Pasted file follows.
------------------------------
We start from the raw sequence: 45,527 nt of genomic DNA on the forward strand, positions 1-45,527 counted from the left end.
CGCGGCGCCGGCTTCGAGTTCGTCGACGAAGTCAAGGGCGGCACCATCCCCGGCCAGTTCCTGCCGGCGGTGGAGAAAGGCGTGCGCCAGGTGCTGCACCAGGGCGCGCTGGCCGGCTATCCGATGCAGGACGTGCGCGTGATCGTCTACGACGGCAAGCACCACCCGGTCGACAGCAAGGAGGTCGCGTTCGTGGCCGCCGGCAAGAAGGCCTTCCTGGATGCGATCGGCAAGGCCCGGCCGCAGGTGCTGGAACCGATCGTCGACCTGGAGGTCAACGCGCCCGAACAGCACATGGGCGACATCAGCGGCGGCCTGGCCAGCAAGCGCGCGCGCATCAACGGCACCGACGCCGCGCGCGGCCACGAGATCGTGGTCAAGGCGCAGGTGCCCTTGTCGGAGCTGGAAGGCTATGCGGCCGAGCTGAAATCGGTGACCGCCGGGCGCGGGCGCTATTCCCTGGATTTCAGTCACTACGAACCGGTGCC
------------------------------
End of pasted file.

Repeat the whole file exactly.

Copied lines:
We start from the raw sequence: 45,527 nt of genomic DNA on the forward strand, positions 1-45,527 counted from the left end.
CGCGGCGCCGGCTTCGAGTTCGTCGACGAAGTCAAGGGCGGCACCATCCCCGGCCAGTTCCTGCCGGCGGTGGAGAAAGGCGTGCGCCAGGTGCTGCACCAGGGCGCGCTGGCCGGCTATCCGATGCAGGACGTGCGCGTGATCGTCTACGACGGCAAGCACCACCCGGTCGACAGCAAGGAGGTCGCGTTCGTGGCCGCCGGCAAGAAGGCCTTCCTGGATGCGATCGGCAAGGCCCGGCCGCAGGTGCTGGAACCGATCGTCGACCTGGAGGTCAACGCGCCCGAACAGCACATGGGCGACATCAGCGGCGGCCTGGCCAGCAAGCGCGCGCGCATCAACGGCACCGACGCCGCGCGCGGCCACGAGATCGTGGTCAAGGCGCAGGTGCCCTTGTCGGAGCTGGAAGGCTATGCGGCCGAGCTGAAATCGGTGACCGCCGGGCGCGGGCGCTATTCCCTGGATTTCAGTCACTACGAACCGGTGCC